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This article was published 19/10/2014 (1918 days ago), so information in it may no longer be current.
It's still paltry, but the number of indigenous candidates in this year's civic election has never been higher, say two key aboriginal leaders.
Past elections have produced only a couple of aboriginal candidates, such as in 2002 when Chris Henderson, an Anishinabe leader now the head of the Treaty Land Entitlement Committee, ran for mayor and St. Boniface Coun. Dan Vandal, who is Métis, was acclaimed.
'Running for city council wasn't something I was personally aspiring to do. Anybody I encouraged basically turned it around on me and said "Maybe you should run" ' — Rebecca Chartrand
This election, there are at least four aboriginal candidates, including two in the mayor's race — Brian Bowman, who is Métis, and Robert-Falcon Ouellette, who is a member of the Red Pheasant Cree Nation near North Battleford, Sask.
"He's opening a lot of eyes for the city on some of the issues indigenous candidates think are important," said Idle No More activist Kyra Wilson, who helped Ouellette in the early days of his campaign.
Also running are Kevin Settee, a University of Winnipeg student running to represent Ward 5 residents with the Winnipeg School Division, and Rebecca Chartrand, who is hoping to unseat Coun. Mike Pagtakhan in Point Douglas.
Four candidates might be a record, but it's still a puny figure. Of the 175-plus people running for council or a school board, only two per cent are indigenous. Winnipeg's aboriginal peoples make up nearly 12 per cent of the population.
Aboriginal leaders, including former national chief Phil Fontaine and Manitoba Metis Federation president David Chartrand, say they have never seen so many indigenous names on the ballot.
Fontaine said it's a reflection of increased political awareness among First Nations and Métis people. Candidates emerge from a generally more engaged indigenous electorate, who are willing to vote, donate, volunteer and coalesce around a quality candidate.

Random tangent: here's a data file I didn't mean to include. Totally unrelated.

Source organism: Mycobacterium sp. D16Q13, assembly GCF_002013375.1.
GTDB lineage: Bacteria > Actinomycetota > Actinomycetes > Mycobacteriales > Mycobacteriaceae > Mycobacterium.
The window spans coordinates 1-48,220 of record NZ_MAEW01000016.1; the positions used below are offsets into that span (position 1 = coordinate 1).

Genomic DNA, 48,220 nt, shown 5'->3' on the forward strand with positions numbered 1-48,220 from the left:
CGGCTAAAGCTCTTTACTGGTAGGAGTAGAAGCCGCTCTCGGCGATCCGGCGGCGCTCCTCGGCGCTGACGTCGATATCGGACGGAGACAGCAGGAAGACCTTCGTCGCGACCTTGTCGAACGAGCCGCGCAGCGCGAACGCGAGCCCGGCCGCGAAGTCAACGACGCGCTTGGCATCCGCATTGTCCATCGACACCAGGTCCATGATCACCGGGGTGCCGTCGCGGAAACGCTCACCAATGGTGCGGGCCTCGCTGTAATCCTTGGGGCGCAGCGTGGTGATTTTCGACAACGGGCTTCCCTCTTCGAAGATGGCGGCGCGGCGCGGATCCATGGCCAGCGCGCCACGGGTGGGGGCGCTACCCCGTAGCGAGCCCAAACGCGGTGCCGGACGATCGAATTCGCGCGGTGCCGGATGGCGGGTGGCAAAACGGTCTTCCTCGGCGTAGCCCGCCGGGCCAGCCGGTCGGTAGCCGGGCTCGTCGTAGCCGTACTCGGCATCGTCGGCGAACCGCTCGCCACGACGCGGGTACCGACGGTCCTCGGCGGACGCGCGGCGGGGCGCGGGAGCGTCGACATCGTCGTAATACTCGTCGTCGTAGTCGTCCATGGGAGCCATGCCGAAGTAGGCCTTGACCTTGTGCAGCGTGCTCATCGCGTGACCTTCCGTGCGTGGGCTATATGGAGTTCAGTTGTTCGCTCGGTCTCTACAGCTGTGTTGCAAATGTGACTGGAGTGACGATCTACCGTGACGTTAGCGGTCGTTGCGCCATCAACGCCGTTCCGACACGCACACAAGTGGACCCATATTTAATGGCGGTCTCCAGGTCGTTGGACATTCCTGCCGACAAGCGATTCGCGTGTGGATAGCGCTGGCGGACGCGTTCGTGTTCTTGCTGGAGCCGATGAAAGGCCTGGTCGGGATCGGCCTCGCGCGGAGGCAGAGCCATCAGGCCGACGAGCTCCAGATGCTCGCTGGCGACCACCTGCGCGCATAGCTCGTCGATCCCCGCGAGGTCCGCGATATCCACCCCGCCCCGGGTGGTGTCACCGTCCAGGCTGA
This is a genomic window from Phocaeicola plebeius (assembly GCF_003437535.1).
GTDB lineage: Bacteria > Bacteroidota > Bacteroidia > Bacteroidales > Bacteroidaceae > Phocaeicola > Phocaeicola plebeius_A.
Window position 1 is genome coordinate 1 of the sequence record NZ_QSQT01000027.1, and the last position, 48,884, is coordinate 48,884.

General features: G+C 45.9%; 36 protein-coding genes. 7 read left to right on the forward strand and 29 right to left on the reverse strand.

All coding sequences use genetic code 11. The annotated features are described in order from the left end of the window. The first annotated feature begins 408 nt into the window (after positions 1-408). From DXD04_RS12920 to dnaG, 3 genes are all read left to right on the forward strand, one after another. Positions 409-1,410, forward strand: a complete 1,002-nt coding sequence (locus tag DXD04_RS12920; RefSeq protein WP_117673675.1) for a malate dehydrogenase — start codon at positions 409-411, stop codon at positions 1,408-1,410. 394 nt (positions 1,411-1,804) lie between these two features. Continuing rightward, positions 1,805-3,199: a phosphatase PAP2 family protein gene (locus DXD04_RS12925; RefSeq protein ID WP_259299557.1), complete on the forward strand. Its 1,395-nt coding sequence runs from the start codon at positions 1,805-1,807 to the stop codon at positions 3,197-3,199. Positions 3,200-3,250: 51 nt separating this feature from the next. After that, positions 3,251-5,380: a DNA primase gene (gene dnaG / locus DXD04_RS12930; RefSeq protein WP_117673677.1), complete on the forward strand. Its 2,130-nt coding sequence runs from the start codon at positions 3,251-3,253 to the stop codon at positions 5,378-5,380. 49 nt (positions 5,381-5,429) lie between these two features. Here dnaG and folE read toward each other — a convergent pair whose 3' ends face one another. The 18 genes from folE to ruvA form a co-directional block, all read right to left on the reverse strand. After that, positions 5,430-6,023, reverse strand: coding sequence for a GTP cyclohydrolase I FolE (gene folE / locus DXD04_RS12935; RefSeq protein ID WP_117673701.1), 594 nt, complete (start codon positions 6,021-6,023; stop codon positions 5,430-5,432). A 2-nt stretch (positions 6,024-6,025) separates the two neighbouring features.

Indigenous people tend to take federal and even provincial elections more seriously because so many of their issues are managed by those levels of government. They tend to feel like afterthoughts in civic politics, said Fontaine.
"If we are taken seriously, it's a negative thing, it's as a problem," he said.
But, this election has been different, starting with the Idle No More movement and culminating in a series of key events in Winnipeg during the campaign period, including the death of 15-year-old Tina Fontaine, the rekindling of the issue of missing and murdered women and a Winnipeg Free Press/ CTV Winnipeg Probe Research poll that found three-quarters of Winnipeggers are worried about a city divided by race.
Chartrand, an aboriginal-education consultant for the Seven Oaks School Division, said she entered the race after initially encouraging other indigenous Winnipeggers to run for school trustee and council positions.
"Running for city council wasn't something I was personally aspiring to do," said Chartrand, who identifies as Anishinabe and Métis. "Anybody I encouraged basically turned it around on me and said 'Maybe you should run.' "
Chartrand said she was galvanized by her involvement in the Drag the Red movement, a search for the remains of missing and murdered indigenous women, which sprang up following Fontaine's death. She has actively recruited votes among the city's poor and those who have never voted, canvassing the city's hotels and shelters and helping supporters to the polls.
Updated on Monday, October 20, 2014 at 6:24 AM CDT: Replaces photo
11:17 AM: Changes headline